I am not as young as I used to be but I like to think us old lefties can still make an impact

            Liked by 1 person

            • I hope we can. I don’t think I’m so much hiding my politics as not making them the focus. But–well, people’s beliefs will permeate everything they do or write, and I know mine do. Except possibly relationships with the feline world. The could be one of those things that overrides politics.

              Or maybe not. Eddie’s still out, in the office somewhere (the world is his office), or I’d ask. Sorry, but he’s not contributing much to this conversation.

              Thanks for saying that I’ve made your day at times. It’s a wonderful thing to hear, and it keeps me going.

              Liked by 1 person

  12. Yes, we also found the whole “delayed” announcement and dancing round Strictly thing to be farcical. We watched Andrew Marr the following day where Gove was being grilled over who else knew and confirmed it was indeed only the four in the meeting – Boris, Rishi, Matt & himself. “So one of you leaked it, was it you?” had to be the inevitable question. Gove, naturally, denied it was him. I really really really want to know who dun it …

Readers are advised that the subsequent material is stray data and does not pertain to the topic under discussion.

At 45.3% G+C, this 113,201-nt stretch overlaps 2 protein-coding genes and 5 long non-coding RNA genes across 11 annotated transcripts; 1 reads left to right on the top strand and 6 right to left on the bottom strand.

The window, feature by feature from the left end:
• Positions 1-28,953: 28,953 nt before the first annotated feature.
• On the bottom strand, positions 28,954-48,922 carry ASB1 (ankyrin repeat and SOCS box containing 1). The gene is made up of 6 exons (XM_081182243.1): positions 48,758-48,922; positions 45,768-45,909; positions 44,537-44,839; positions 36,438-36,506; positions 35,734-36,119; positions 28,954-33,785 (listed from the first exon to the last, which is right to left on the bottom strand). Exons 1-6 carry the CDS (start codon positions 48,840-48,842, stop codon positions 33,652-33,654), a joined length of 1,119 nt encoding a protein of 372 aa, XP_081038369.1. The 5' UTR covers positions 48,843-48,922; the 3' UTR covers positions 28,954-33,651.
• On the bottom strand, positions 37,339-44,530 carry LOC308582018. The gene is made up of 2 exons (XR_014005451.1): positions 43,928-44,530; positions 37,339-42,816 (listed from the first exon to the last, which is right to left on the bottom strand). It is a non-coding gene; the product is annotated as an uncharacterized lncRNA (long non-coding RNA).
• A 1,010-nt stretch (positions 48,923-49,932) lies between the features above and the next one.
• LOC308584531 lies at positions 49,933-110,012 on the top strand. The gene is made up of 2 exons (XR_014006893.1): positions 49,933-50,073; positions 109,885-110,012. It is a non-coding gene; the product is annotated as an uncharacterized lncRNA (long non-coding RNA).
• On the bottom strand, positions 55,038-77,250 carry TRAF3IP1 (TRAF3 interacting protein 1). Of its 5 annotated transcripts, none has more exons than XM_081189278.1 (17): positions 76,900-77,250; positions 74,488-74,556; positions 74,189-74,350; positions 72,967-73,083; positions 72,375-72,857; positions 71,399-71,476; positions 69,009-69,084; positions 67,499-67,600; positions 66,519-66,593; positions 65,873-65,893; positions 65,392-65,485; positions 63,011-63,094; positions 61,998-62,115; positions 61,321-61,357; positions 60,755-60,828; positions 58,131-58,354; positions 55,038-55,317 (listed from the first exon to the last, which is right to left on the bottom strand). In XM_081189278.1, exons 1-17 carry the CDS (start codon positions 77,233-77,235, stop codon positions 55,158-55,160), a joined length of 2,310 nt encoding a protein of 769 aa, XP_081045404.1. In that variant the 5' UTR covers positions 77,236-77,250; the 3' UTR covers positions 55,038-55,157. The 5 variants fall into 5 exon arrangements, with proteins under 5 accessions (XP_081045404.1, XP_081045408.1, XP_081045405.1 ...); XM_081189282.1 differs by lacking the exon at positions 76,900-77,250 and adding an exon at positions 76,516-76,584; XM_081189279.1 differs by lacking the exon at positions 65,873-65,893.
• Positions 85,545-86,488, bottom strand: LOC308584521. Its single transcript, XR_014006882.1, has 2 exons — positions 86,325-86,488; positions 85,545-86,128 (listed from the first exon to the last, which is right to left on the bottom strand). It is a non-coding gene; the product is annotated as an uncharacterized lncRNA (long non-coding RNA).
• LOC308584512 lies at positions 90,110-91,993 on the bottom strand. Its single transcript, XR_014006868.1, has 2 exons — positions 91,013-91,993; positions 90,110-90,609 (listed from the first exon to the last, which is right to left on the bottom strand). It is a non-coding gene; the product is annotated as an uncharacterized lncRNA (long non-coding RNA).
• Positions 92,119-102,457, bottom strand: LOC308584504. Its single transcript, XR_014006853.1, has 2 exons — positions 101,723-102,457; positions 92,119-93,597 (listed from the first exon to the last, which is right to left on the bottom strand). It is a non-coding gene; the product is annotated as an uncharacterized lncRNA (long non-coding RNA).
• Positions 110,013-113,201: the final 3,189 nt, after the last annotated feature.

Liked by 1 person

      • I suspect my drive to know is more about wondering who’s making a play for power. Naturally, I’ve written off Matt Hancock, but if he was the leaker, I’d be forced to give him credit for being more than the ritual whipping boy. My suspicion though is it’s one of the other two, and as Rishi has been meeting with the 1922 committee, I wonder if we’re seeing a new leader in the making?

        Liked by 1 person